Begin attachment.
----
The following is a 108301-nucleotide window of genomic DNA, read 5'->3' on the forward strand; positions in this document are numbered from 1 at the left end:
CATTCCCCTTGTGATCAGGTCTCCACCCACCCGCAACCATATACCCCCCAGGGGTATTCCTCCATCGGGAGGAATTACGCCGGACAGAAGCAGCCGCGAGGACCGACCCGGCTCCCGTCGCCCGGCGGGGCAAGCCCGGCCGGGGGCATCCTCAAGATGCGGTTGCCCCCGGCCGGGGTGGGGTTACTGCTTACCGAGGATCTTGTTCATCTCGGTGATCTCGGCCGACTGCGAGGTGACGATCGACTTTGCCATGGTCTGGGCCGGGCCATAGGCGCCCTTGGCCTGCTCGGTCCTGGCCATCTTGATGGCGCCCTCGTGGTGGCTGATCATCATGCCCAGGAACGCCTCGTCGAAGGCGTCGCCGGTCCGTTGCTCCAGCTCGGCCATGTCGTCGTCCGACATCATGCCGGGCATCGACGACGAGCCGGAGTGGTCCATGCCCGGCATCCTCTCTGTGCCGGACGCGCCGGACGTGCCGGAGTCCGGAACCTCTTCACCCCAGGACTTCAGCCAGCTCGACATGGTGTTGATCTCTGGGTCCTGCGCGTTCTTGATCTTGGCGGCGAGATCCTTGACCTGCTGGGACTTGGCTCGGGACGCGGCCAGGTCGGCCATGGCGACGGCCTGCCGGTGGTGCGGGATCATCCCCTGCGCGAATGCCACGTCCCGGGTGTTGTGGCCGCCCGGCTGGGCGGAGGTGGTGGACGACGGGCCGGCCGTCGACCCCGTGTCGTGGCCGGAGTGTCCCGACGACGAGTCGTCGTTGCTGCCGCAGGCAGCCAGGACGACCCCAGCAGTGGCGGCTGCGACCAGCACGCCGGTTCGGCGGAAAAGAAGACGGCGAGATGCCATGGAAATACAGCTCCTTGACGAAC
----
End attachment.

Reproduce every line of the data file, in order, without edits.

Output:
The following is a 108301-nucleotide window of genomic DNA, read 5'->3' on the forward strand; positions in this document are numbered from 1 at the left end:
CATTCCCCTTGTGATCAGGTCTCCACCCACCCGCAACCATATACCCCCCAGGGGTATTCCTCCATCGGGAGGAATTACGCCGGACAGAAGCAGCCGCGAGGACCGACCCGGCTCCCGTCGCCCGGCGGGGCAAGCCCGGCCGGGGGCATCCTCAAGATGCGGTTGCCCCCGGCCGGGGTGGGGTTACTGCTTACCGAGGATCTTGTTCATCTCGGTGATCTCGGCCGACTGCGAGGTGACGATCGACTTTGCCATGGTCTGGGCCGGGCCATAGGCGCCCTTGGCCTGCTCGGTCCTGGCCATCTTGATGGCGCCCTCGTGGTGGCTGATCATCATGCCCAGGAACGCCTCGTCGAAGGCGTCGCCGGTCCGTTGCTCCAGCTCGGCCATGTCGTCGTCCGACATCATGCCGGGCATCGACGACGAGCCGGAGTGGTCCATGCCCGGCATCCTCTCTGTGCCGGACGCGCCGGACGTGCCGGAGTCCGGAACCTCTTCACCCCAGGACTTCAGCCAGCTCGACATGGTGTTGATCTCTGGGTCCTGCGCGTTCTTGATCTTGGCGGCGAGATCCTTGACCTGCTGGGACTTGGCTCGGGACGCGGCCAGGTCGGCCATGGCGACGGCCTGCCGGTGGTGCGGGATCATCCCCTGCGCGAATGCCACGTCCCGGGTGTTGTGGCCGCCCGGCTGGGCGGAGGTGGTGGACGACGGGCCGGCCGTCGACCCCGTGTCGTGGCCGGAGTGTCCCGACGACGAGTCGTCGTTGCTGCCGCAGGCAGCCAGGACGACCCCAGCAGTGGCGGCTGCGACCAGCACGCCGGTTCGGCGGAAAAGAAGACGGCGAGATGCCATGGAAATACAGCTCCTTGACGAAC